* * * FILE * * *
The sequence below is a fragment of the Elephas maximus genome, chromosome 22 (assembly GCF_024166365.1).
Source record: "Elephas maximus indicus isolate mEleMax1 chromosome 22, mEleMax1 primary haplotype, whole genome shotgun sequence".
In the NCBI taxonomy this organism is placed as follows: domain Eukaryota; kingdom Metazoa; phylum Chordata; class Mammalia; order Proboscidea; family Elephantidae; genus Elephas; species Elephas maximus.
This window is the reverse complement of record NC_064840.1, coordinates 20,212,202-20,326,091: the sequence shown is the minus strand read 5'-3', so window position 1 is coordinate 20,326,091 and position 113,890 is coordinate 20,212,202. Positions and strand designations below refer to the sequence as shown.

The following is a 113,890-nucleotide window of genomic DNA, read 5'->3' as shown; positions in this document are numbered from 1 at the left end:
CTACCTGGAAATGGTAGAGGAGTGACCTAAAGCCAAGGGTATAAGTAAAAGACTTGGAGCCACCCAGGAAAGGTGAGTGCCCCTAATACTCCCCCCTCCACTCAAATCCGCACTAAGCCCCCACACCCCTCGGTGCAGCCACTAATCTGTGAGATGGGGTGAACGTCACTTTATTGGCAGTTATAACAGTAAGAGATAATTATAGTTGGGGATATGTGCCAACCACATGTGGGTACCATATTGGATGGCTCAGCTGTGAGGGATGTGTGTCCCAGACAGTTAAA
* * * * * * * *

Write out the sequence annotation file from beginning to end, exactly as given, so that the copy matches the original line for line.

The sequence below is a fragment of the Elephas maximus genome, chromosome 22 (assembly GCF_024166365.1).
Source record: "Elephas maximus indicus isolate mEleMax1 chromosome 22, mEleMax1 primary haplotype, whole genome shotgun sequence".
In the NCBI taxonomy this organism is placed as follows: domain Eukaryota; kingdom Metazoa; phylum Chordata; class Mammalia; order Proboscidea; family Elephantidae; genus Elephas; species Elephas maximus.
This window is the reverse complement of record NC_064840.1, coordinates 20,212,202-20,326,091: the sequence shown is the minus strand read 5'-3', so window position 1 is coordinate 20,326,091 and position 113,890 is coordinate 20,212,202. Positions and strand designations below refer to the sequence as shown.

The following is a 113,890-nucleotide window of genomic DNA, read 5'->3' as shown; positions in this document are numbered from 1 at the left end:
CTACCTGGAAATGGTAGAGGAGTGACCTAAAGCCAAGGGTATAAGTAAAAGACTTGGAGCCACCCAGGAAAGGTGAGTGCCCCTAATACTCCCCCCTCCACTCAAATCCGCACTAAGCCCCCACACCCCTCGGTGCAGCCACTAATCTGTGAGATGGGGTGAACGTCACTTTATTGGCAGTTATAACAGTAAGAGATAATTATAGTTGGGGATATGTGCCAACCACATGTGGGTACCATATTGGATGGCTCAGCTGTGAGGGATGTGTGTCCCAGACAGTTAAA